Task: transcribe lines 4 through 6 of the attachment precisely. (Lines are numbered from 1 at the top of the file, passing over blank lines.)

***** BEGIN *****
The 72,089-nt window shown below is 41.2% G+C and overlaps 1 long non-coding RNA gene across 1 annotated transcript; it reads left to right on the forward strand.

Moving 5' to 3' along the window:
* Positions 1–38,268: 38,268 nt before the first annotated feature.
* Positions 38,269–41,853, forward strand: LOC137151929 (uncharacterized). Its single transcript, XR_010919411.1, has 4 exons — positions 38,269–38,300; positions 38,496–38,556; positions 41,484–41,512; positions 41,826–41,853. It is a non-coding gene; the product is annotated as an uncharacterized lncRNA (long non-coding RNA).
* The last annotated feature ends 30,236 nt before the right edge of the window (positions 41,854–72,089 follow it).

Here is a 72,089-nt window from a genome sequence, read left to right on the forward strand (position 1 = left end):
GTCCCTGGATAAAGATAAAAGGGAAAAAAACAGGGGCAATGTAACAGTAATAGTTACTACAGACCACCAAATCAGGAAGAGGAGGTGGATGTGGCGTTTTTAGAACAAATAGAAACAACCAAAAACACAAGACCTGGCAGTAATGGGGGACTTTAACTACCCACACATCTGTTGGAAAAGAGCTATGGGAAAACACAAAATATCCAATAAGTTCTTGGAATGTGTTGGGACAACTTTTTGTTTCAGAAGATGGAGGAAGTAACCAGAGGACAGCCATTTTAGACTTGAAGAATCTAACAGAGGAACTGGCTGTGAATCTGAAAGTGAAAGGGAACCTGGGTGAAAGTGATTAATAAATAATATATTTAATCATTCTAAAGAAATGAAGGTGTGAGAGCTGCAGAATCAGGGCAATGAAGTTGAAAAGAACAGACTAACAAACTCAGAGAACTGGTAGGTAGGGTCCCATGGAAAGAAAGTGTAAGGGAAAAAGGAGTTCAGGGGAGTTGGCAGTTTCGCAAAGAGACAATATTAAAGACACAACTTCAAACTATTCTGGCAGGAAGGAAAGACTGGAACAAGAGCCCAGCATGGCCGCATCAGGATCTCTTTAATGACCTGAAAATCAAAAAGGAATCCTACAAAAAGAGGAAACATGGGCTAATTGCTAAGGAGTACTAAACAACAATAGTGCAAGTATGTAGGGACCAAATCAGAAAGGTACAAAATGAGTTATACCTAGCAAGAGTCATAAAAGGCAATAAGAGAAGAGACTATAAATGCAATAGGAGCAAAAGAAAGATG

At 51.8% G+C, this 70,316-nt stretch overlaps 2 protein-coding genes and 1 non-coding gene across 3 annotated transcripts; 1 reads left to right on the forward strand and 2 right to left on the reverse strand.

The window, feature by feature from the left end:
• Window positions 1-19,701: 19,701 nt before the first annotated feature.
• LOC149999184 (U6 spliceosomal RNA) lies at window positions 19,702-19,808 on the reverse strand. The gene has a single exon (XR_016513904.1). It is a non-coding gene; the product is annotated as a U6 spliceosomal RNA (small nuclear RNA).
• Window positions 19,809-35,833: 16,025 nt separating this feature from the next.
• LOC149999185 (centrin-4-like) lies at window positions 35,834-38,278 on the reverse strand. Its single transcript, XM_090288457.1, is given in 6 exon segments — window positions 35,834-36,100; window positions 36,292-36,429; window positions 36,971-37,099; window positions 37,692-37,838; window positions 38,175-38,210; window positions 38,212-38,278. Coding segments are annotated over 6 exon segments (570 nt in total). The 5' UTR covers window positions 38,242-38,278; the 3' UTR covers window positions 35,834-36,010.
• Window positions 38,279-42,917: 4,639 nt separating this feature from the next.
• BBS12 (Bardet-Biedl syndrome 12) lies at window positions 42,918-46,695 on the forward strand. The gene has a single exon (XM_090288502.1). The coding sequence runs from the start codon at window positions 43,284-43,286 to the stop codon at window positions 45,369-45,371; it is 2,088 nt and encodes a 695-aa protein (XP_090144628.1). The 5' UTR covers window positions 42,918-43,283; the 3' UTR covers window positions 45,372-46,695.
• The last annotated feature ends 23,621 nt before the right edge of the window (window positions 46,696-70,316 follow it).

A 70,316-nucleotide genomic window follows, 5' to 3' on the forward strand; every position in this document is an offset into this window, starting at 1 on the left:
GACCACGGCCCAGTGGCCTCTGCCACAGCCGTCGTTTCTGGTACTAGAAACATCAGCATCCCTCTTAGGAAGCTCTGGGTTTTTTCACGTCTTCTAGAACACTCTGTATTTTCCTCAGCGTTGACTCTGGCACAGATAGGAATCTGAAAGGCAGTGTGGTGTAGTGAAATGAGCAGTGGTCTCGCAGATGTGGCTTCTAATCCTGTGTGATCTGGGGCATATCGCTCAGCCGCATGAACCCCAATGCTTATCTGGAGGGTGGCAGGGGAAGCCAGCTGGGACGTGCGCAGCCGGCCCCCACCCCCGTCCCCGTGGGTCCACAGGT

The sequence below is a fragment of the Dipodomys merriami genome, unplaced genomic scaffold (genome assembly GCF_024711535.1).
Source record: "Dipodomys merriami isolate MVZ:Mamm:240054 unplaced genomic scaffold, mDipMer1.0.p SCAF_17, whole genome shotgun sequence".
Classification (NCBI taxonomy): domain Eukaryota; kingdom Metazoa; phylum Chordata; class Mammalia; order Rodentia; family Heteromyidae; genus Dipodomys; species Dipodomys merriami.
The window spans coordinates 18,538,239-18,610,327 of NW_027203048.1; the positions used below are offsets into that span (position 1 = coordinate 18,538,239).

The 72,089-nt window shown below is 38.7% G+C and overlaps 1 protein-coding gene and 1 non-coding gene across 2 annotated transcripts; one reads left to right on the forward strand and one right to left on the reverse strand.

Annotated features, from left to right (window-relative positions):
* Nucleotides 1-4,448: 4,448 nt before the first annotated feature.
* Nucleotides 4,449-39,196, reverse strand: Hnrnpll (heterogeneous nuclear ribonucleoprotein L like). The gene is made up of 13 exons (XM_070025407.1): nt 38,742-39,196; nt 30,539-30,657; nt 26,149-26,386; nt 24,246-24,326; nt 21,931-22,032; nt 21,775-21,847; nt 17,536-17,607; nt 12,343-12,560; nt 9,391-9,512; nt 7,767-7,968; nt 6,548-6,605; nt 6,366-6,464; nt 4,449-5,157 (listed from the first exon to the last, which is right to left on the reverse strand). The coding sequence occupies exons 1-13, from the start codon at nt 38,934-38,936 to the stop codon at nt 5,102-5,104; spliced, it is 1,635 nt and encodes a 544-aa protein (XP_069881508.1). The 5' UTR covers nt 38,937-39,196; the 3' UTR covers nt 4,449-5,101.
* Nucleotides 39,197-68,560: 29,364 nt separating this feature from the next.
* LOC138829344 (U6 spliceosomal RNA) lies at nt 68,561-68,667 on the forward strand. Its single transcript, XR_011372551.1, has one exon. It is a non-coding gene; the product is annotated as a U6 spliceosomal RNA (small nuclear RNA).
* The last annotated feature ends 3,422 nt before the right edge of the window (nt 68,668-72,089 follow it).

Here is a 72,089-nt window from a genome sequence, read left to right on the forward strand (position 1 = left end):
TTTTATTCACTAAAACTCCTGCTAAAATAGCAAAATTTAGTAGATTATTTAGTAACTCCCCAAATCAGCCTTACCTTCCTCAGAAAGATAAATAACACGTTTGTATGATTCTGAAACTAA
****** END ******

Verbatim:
* Positions 38,269–41,853, forward strand: LOC137151929 (uncharacterized). Its single transcript, XR_010919411.1, has 4 exons — positions 38,269–38,300; positions 38,496–38,556; positions 41,484–41,512; positions 41,826–41,853. It is a non-coding gene; the product is annotated as an uncharacterized lncRNA (long non-coding RNA).
* The last annotated feature ends 30,236 nt before the right edge of the window (positions 41,854–72,089 follow it).

Here is a 72,089-nt window from a genome sequence, read left to right on the forward strand (position 1 = left end):